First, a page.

Your Guide to Staying Sober in Addiction Recovery
Abstaining from drugs and alcohol is the cornerstone of addiction recovery, but without making other positive lifestyle changes and following a relapse prevention plan your chances of staying sober in the long-term are slim. The following guide will help you keep on track with your recovery and give you an overview of the things you must do in order to stay sober.
Addiction Recovery Survival Guide
1. Find healthy ways to relieve stress.
many people begin using drugs and alcohol to wind down after a long day,
let loose, and forget about daily stressors. Once you are addicted, drug and alcohol abuse becomes your one and only coping strategy for managing stress. Developing new healthier ways to deal with stress is one of the first things you will need to master within your recovery.
The following are several ways you can reduce stress without using drugs and alcohol.
The key here is to try several strategies until you find the stress relief techniques that work best for you.
Exercise. Over and over, exercise has been shown to reduce stress, and improve mood. Exercise therapy is making its way into addiction recovery programmes, such as at SHAFA HOME, drug and alcohol rehab INDIA, and can be a key aspect to living a sober life.
Eat healthy. Did you know that healthy eating habits will help reduce stress? Diet plays an important role in our overall physical and mental well-being. Eating well will help proactively keep stress out of your life.
Take a time out Practise taking frequent breaks to avoid getting stressed in the first place. If you feel your anxiety and stress levels rising, take a few minutes away from what you are doing to simply breathe deeply or practise any other stress reducing technique that you prefer.
Practise yoga and/or meditation. Yoga, stretching, and mindfulness meditation are all practices that have been shown to effectively help keep stress levels low.
Talk with a friend. Speak out! Do not let stress build up to the point that you feel overwhelmed. Call on friends, family, and people in your addiction recovery circles to support you.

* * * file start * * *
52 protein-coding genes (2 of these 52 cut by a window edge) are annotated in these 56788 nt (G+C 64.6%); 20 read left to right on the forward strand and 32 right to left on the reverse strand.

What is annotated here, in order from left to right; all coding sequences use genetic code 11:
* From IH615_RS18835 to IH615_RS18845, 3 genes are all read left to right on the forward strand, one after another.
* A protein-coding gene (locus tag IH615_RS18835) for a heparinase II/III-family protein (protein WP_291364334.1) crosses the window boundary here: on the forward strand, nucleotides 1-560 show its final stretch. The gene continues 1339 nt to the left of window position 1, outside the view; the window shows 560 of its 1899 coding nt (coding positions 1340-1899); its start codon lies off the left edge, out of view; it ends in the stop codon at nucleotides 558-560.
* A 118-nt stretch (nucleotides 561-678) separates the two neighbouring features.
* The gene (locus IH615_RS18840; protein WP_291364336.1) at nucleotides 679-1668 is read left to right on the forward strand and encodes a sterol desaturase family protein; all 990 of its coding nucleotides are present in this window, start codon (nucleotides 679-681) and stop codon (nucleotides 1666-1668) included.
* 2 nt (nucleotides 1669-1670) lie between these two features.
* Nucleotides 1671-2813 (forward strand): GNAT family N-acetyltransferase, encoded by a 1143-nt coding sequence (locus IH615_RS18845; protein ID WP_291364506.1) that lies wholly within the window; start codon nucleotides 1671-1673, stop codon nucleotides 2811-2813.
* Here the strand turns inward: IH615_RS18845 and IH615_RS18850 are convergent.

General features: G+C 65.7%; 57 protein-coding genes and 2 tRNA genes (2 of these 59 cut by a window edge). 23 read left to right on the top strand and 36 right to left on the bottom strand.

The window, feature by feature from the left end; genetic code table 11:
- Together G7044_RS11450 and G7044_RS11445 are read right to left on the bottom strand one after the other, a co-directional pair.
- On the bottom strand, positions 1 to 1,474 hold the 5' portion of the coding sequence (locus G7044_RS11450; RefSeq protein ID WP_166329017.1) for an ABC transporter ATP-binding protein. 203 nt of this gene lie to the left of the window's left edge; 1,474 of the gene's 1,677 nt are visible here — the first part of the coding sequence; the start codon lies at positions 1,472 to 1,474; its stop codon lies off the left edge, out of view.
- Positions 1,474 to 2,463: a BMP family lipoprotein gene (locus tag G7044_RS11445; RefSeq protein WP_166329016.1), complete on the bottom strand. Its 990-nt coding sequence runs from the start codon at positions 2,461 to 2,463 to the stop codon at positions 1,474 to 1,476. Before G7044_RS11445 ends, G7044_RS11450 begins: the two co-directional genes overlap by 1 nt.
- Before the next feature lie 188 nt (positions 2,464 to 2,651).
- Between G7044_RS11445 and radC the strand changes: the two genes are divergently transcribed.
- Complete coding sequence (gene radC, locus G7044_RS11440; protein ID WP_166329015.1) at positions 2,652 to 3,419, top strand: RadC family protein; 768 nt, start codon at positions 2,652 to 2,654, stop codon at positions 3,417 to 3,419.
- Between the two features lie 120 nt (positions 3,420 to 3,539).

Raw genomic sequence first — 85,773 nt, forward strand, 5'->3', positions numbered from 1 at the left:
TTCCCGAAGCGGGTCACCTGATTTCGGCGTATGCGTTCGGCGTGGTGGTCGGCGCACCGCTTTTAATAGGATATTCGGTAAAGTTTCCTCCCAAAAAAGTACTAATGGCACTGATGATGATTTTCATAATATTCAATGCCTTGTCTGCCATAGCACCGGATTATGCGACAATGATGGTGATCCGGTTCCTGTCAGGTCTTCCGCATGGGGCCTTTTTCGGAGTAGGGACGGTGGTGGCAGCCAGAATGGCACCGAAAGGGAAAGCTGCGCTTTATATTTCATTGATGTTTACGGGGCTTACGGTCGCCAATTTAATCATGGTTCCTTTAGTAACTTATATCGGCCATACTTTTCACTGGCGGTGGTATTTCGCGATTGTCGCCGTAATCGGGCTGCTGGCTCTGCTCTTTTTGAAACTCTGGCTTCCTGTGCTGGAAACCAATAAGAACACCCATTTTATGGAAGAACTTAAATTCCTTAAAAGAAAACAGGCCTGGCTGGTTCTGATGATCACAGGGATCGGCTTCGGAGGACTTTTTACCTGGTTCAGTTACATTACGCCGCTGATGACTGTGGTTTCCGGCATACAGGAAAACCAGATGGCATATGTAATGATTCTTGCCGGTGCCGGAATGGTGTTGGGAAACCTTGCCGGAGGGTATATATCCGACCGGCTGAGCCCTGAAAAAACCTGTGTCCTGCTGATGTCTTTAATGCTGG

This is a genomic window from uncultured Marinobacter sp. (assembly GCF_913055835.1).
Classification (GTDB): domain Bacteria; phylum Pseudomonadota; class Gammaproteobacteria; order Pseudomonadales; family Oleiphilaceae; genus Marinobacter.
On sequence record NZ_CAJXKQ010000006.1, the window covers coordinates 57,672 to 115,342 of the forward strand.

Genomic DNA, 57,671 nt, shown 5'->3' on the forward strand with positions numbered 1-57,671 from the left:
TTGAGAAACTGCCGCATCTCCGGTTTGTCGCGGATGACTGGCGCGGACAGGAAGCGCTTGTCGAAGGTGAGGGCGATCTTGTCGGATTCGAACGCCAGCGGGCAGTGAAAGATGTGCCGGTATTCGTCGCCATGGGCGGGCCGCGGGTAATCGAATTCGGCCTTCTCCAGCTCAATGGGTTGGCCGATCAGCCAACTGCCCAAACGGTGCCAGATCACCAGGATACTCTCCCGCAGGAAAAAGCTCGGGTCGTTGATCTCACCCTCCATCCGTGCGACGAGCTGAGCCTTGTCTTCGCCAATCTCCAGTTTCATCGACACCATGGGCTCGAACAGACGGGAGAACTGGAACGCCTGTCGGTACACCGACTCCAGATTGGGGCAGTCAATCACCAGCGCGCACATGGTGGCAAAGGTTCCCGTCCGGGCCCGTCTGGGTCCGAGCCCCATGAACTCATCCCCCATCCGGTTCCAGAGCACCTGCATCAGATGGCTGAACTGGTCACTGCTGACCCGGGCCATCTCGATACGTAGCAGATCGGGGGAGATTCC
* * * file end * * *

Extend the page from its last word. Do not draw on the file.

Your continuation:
Find something that relaxes you. Hot tea, scented candles, calming music, or a hot bath can lower your stress levels very quickly. Take time to relax each and every day (no matter how busy you might be) to keep your stress down.
Learn to say no. One of the major causes of stress is taking on too much. Especially in early addiction recovery it is important to find a balance between having too much down time and overloading yourself with responsibility. Saying no to things you honestly do not have time or energy for is not wrong or selfish, it is a practice of appropriate boundary setting and self-care.
Keep a stress diary. Keeping a stress journal will help you recognise more clearly when and how you become stressed so that you can work to prevent stress from developing in the future.
2. Manage Triggers and Cravings.
One of the key aspects of relapse prevention is knowing what your triggers are and avoiding the people, places, and things that could trigger use. Strong cravings may arise without notice and you will also have to learn how to manage and ride out these cravings without giving in.
To manage triggers, first make a comprehensive list of all the possible triggers you can imagine — and do not forget to think outside the box. Sometimes triggers are less obvious and can be tied to positive life events such as getting a raise.
Once you have your list, decide what you need to do to avoid or manage these triggers. Some examples are: